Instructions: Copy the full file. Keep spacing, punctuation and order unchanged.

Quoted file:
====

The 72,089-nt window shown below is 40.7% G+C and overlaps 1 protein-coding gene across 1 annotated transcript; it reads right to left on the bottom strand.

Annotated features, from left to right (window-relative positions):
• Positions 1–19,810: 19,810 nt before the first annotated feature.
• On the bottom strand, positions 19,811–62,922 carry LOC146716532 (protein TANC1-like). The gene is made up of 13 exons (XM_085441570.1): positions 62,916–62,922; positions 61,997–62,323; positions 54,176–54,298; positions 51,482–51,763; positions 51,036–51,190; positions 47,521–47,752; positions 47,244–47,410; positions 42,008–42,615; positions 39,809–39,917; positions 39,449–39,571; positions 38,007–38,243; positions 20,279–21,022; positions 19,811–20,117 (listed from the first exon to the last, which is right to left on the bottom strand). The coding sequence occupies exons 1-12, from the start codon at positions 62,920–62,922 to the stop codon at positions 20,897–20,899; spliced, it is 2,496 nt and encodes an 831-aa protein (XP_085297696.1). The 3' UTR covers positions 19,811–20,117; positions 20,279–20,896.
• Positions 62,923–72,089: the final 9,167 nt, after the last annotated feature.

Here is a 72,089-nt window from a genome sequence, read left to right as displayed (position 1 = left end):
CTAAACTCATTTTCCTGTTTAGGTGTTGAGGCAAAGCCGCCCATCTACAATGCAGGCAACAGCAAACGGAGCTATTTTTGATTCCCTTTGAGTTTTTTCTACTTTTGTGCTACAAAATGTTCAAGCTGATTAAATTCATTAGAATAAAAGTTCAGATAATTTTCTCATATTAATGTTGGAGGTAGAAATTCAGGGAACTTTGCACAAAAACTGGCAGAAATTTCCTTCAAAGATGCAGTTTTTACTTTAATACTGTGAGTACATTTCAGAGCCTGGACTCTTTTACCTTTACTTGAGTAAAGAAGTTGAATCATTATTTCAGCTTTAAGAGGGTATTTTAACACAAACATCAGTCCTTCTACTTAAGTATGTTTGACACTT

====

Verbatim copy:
The 72,089-nt window shown below is 40.7% G+C and overlaps 1 protein-coding gene across 1 annotated transcript; it reads right to left on the bottom strand.

Annotated features, from left to right (window-relative positions):
• Positions 1–19,810: 19,810 nt before the first annotated feature.
• On the bottom strand, positions 19,811–62,922 carry LOC146716532 (protein TANC1-like). The gene is made up of 13 exons (XM_085441570.1): positions 62,916–62,922; positions 61,997–62,323; positions 54,176–54,298; positions 51,482–51,763; positions 51,036–51,190; positions 47,521–47,752; positions 47,244–47,410; positions 42,008–42,615; positions 39,809–39,917; positions 39,449–39,571; positions 38,007–38,243; positions 20,279–21,022; positions 19,811–20,117 (listed from the first exon to the last, which is right to left on the bottom strand). The coding sequence occupies exons 1-12, from the start codon at positions 62,920–62,922 to the stop codon at positions 20,897–20,899; spliced, it is 2,496 nt and encodes an 831-aa protein (XP_085297696.1). The 3' UTR covers positions 19,811–20,117; positions 20,279–20,896.
• Positions 62,923–72,089: the final 9,167 nt, after the last annotated feature.

Here is a 72,089-nt window from a genome sequence, read left to right as displayed (position 1 = left end):
CTAAACTCATTTTCCTGTTTAGGTGTTGAGGCAAAGCCGCCCATCTACAATGCAGGCAACAGCAAACGGAGCTATTTTTGATTCCCTTTGAGTTTTTTCTACTTTTGTGCTACAAAATGTTCAAGCTGATTAAATTCATTAGAATAAAAGTTCAGATAATTTTCTCATATTAATGTTGGAGGTAGAAATTCAGGGAACTTTGCACAAAAACTGGCAGAAATTTCCTTCAAAGATGCAGTTTTTACTTTAATACTGTGAGTACATTTCAGAGCCTGGACTCTTTTACCTTTACTTGAGTAAAGAAGTTGAATCATTATTTCAGCTTTAAGAGGGTATTTTAACACAAACATCAGTCCTTCTACTTAAGTATGTTTGACACTT